Xavier University’s Dr. Daniel Sarpong leads a panel discussion on the impact of Covid-19 on Black, brown and indigenous communities. To date, the epicenter of the COVID-19 spread in Louisiana has been metropolitan areas like New Orleans. However, experts note that Indigenous, Latino, and rural Black communities across the state remain overlooked. The Centers for Disease Control and Prevention found that in 23 states, Native American communities had an infection rate three times higher than White Americans. Black and Latino-Americans were also twice as likely to contract and die from the virus.Native Americans have also been disproportionately affected by the virus. At the height of the pandemic, the Navajo Nation had surpassed New York State for the highest infection rate in the U.S. Beyond the infection and death rates, communities of color are almost twice as likely to report job loss and economic hardship due to the pandemic, compared to White communities.

“When we talk about rural communities, this cuts across the various segments of the population in terms of race and ethnicity and all the social demographics, “said Dr. Daniel Sarpong, the Endowed Chair and Director for the Center for Minority Health and Health Disparities Research and Education in Xavier University’s College of Pharmacy.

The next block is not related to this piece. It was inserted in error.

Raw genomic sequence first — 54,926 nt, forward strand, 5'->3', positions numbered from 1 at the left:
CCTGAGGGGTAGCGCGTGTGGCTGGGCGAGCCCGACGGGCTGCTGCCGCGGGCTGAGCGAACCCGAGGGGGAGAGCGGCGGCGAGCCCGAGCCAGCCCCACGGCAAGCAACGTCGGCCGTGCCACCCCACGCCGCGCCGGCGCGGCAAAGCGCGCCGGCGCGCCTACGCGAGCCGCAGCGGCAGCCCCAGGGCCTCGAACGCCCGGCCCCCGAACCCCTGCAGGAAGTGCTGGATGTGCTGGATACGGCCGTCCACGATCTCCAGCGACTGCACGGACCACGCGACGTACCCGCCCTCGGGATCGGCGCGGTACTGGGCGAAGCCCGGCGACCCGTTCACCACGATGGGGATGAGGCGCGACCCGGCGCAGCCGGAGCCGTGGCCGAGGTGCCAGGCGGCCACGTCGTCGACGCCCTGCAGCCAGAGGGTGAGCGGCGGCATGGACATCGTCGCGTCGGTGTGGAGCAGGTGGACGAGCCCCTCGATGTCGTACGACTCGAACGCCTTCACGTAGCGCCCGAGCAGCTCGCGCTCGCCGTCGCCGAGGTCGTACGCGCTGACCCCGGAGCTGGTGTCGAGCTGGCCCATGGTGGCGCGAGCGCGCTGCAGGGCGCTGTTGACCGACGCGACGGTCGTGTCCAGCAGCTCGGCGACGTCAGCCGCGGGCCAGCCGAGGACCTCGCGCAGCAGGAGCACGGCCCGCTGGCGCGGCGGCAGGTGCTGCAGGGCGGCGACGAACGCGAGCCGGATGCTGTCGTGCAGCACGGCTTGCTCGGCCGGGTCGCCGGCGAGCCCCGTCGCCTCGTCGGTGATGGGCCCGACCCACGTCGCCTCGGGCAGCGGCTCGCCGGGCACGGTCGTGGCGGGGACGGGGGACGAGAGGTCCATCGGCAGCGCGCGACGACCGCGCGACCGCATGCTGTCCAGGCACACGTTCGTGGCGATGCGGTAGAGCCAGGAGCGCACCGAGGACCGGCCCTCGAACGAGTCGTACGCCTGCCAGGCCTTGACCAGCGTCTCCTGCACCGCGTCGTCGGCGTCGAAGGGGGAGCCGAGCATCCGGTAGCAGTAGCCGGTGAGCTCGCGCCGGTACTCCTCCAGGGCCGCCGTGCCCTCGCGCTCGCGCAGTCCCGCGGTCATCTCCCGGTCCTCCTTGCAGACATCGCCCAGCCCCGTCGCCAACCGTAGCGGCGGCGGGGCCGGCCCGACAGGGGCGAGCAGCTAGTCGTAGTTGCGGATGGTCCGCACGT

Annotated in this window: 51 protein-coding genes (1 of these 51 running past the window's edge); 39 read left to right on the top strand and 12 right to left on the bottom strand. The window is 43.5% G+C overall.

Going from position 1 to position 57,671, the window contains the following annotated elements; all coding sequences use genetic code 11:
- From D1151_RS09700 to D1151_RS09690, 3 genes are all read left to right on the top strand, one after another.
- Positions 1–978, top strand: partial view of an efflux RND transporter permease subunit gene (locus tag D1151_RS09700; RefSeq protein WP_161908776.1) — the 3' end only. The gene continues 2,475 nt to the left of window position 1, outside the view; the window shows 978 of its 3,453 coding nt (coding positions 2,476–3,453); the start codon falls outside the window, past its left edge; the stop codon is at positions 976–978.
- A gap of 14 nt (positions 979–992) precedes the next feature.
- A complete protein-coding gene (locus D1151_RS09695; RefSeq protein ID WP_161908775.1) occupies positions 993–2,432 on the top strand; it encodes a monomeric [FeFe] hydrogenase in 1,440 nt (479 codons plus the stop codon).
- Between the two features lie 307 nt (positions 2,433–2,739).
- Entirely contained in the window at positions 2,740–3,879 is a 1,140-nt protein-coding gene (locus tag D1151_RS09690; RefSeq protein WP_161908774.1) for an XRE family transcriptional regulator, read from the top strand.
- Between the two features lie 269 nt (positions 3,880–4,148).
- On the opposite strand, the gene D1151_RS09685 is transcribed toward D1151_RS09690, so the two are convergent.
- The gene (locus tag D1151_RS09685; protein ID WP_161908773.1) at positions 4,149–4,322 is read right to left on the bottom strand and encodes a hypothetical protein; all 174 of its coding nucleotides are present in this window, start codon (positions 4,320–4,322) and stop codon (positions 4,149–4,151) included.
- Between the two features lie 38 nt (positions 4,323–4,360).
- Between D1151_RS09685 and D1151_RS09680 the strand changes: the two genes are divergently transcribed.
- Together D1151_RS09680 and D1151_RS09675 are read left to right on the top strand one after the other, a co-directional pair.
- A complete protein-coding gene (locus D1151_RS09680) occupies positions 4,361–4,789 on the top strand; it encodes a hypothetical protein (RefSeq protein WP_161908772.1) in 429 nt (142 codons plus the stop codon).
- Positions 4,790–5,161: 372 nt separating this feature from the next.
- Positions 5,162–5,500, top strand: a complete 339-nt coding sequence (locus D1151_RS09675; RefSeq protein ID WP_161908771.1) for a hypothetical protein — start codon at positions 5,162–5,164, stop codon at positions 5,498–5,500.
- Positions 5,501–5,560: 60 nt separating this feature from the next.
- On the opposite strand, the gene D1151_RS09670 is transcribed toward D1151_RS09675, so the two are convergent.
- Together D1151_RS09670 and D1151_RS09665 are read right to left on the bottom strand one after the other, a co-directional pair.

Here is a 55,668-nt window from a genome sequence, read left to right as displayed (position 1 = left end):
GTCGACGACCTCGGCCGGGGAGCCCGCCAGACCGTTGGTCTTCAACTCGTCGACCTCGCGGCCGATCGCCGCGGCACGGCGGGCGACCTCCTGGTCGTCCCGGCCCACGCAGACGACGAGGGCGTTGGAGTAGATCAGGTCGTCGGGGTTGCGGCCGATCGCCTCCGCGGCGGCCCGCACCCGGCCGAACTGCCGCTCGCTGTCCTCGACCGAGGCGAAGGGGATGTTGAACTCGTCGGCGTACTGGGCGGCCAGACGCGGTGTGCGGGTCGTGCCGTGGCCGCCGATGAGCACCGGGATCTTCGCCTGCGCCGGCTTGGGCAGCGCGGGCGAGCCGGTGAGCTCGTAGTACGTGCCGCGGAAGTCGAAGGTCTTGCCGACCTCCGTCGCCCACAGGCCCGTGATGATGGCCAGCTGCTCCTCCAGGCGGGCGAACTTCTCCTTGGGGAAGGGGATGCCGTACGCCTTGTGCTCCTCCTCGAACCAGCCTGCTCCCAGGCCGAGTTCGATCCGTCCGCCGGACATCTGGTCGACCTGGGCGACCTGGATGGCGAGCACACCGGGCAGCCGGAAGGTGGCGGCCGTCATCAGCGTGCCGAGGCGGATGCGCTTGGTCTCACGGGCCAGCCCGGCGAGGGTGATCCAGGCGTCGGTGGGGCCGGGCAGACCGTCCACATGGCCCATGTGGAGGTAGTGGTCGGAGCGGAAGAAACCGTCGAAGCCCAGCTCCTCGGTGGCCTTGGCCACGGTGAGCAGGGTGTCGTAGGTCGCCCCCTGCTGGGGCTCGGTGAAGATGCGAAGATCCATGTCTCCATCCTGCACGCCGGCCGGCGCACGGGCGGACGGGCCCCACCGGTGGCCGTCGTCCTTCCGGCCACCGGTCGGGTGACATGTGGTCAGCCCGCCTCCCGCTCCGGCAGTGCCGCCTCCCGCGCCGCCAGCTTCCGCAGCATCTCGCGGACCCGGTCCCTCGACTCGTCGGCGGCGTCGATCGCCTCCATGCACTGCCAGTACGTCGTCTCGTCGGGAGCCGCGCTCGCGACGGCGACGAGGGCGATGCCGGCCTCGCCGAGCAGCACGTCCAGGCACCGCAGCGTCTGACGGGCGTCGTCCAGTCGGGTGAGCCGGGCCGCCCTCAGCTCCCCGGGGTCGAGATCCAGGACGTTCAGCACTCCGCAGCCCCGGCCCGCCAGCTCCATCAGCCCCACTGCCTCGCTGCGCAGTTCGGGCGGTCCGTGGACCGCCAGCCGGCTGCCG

“We don’t want people to still get caught up in the Black and White comparisons and to realize that it’s affecting all segments of the population,” said Sarpong who shared his expertise in a panel discussion on Oct. 7, 2020 as part of an ongoing COVID-19 series titled “The Truth Exposed.”

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